Ancient Seas


Illustration: Anthony Ross



Lake Mead National Recreation Area is located in a historically geologically active region of the planet. Over time the region has been subjected to earthquakes, volcanoes and from time to time overrun by shallow inland seas.

In the Precambrian era (4 billion years ago to 570 million years ago) our planet looked quite different. The region just to the west of Lake Mead was the edge of the continent of what will become North America. The Las Vegas area was beach front property, but not for long...geologically.


The seas next to the edge of the continent were shallow and warm. The region of North America was located south of the equator. But at this time, there was only rock in varying forms, plants and animals have yet to exist. The coast would have looked like modern day Saudi Arabia where it meets the seas.

By 650 million years ago most of North America had been planed off through erosion to a nearly flat surface with some areas of gently rolling hills.


By now the sea began to slowly invade North America. The area of Lake Mead was submerged by 520 million years ago. This would not be the first time, until the land that eventually becomes California and western Nevada forms, the seas will have invaded and retreated more than 50 times, creating what would eventually be the sedimentary rocks and strata we see today.

As the shoreline moved eastward the water in the Lake Mead region became deeper and deeper allowing finer and finer sediments to deposits. This Tapeats beach sand was eventually covered with fine silt and clay that later hardened to siltstone and shale. Off shore shoals and reefs became home for the teeming plant and animal life that were established in the Lake Mead region. During these sea level changes countless calcium carbonate skeletons accumulated layer upon layer on the sea bottom. The gradual sinking of the sea bottom kept pace with skeletal accumulation, so the sea remained shallow while the sediment pile below got thicker and thicker. Burial converted the calcium carbonate skeletons to layered limestone and dolomite rock which is up to 2,000 meters (more than 6,000 feet thick) at Lake Mead.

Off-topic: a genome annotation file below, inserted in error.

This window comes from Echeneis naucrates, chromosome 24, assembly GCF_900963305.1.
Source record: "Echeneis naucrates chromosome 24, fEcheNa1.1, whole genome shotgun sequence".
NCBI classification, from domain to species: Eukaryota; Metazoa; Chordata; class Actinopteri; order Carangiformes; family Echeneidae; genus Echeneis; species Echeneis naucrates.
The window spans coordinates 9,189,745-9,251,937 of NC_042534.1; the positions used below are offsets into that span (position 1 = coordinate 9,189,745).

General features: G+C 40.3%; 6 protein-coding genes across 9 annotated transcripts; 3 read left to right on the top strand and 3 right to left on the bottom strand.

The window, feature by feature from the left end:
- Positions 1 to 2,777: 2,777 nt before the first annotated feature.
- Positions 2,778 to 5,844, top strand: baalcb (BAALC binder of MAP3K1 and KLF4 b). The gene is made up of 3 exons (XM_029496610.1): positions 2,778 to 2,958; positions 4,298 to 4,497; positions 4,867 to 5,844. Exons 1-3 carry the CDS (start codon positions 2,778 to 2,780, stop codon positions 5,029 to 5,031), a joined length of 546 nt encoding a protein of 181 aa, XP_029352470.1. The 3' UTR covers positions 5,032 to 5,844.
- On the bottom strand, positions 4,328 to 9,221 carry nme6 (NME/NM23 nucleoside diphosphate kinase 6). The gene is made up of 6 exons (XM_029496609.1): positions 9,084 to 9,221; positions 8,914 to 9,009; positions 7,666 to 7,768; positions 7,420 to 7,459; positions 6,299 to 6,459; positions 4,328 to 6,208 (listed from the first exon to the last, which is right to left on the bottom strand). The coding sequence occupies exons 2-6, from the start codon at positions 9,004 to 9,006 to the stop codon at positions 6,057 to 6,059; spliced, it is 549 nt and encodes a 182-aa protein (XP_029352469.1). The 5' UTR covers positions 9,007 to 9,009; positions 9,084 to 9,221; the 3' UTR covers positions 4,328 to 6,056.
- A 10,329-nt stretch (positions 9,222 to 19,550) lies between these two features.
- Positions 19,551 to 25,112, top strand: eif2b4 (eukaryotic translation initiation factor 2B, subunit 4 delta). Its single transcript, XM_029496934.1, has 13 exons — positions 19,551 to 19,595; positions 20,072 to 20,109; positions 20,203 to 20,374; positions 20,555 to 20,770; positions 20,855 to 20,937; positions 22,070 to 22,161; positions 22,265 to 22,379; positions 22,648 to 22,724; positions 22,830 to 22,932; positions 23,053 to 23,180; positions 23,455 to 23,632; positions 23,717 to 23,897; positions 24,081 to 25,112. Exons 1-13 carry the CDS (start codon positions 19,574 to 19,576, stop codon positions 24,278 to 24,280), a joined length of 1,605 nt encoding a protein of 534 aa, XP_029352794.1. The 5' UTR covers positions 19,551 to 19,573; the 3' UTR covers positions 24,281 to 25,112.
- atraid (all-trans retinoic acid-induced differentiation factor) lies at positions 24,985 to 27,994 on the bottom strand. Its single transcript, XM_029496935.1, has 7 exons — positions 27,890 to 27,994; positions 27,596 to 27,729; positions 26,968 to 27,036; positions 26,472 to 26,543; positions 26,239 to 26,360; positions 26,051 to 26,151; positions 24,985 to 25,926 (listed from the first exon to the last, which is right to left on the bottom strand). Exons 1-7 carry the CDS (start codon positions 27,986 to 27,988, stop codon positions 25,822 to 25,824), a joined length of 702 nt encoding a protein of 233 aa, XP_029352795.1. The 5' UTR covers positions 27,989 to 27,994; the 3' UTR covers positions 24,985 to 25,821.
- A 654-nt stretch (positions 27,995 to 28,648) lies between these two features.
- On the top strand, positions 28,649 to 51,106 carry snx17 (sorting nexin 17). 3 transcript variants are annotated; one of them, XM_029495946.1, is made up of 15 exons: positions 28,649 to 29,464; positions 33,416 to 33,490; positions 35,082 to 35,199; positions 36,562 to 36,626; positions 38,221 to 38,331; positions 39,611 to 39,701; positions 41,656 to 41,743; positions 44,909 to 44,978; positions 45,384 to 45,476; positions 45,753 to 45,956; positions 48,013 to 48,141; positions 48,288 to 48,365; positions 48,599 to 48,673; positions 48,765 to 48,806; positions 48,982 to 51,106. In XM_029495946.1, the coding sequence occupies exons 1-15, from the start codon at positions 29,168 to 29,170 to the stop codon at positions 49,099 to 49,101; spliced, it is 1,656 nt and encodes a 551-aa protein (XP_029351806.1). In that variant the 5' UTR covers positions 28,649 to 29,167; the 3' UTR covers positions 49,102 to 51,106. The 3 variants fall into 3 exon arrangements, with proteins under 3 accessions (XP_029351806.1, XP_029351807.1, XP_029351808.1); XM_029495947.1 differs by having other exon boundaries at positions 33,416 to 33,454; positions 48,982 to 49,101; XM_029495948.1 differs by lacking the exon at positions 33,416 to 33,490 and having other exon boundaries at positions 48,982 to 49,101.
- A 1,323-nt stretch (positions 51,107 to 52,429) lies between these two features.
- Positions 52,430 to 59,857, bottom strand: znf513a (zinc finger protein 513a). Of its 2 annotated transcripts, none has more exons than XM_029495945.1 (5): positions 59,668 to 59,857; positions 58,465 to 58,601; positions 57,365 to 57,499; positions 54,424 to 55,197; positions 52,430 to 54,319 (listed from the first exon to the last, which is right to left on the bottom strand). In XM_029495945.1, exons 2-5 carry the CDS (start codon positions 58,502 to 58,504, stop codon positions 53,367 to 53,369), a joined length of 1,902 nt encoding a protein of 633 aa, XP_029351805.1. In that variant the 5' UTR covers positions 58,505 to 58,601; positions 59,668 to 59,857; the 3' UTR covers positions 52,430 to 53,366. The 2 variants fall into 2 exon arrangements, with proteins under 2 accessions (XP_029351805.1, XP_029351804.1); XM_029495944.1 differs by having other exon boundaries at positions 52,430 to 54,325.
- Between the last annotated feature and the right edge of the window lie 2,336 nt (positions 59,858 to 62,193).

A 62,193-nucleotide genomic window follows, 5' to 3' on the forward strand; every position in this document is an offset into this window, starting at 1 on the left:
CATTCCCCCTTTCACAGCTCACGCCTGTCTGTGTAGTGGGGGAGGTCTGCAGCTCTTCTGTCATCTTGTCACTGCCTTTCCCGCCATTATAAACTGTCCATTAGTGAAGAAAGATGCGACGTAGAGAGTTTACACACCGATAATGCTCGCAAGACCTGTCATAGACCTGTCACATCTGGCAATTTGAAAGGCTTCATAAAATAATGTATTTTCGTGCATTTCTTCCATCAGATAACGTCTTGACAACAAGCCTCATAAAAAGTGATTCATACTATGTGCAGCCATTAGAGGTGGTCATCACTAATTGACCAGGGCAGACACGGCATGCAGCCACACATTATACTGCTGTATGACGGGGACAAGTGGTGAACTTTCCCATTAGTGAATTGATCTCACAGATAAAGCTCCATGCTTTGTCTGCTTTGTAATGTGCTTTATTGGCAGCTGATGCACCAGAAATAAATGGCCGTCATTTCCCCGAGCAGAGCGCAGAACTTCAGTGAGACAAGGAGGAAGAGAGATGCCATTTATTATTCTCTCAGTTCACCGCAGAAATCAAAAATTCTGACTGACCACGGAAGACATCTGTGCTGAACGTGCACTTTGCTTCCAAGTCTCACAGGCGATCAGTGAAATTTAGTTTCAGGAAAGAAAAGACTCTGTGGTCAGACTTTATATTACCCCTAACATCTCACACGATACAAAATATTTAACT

Plate techtonics at this time affected all land masses. Evidence for this plate tectonic upheaval is recorded in the rocks formed during the Permian Period at what was to be Lake Mead National Recreation Area. Mountains that formed when South America and Africa collided with North America lifted the land so that the shallow seas that had covered the west for much of the previous 300 million years receded. Sediment eroded from the newly uplifted ancestral Rocky Mountains was deposited in this area by a large system of rivers. As the climate became increasingly arid, some of the sediment was transported from the river beds by wind and deposited as large dune fields. Minute quantities of iron in these stream and dune deposits gradually oxidized, turning them a distinctive brick-red color - geologists call these 'red beds'.


The last of the warm shallow marine seas invaded the Lake Mead area early during the Triassic Period. Later the sea receded to the west and marine conditions gave way to continental forest, river, mud flat, flood plain, lake and dune environments. Gravel, sand and silt deposited in these environments eventually hardened to form conglomerate, sandstone and siltstone. Volcanic ash preserved in these sedimentary rocks provides evidence of explosive volcanic eruptions associated with plate collision continuing to the west. The region must have been covered by great forests during the time these sediments were deposited because certain layers contain petrified wood nearly everywhere they are found.


About 18 million years ago a tectonic upheaval began that profoundly marked the present Lake Mead landscape.

Sometime about 18.5 million years ago an episode of major crustal extension stretching and volcanic activity initiated in the Lake Mead region. Hot magma, rising from deep in the crust built imposing stratovolcanoes. Tremendous explosive volcanic eruptions blanketed the region with ash, volcanic debris and lava flows. Deep beneath the volcanoes molten cauldrons of rock called magma chambers supplied the volcanoes above. As new magma chambers and volcanoes formed, older magma chambers cooled to form solid igneous rock masses called plutons. Fortification Hill, Hamlin/Cleopatra and other volcanisms at Lake Mead formed during this period and their remnants are visible today.

Lake Mead is part of the Basin and Range Province and it was during this time that large scale plate tectonics caused this area to stretch more than 300 miles, adding to the real estate of Nevada and California while causing the north/south mountain formations you see today.
Special thanks to the United States Geological Survey for the information in this article.

Last updated: September 2, 2020

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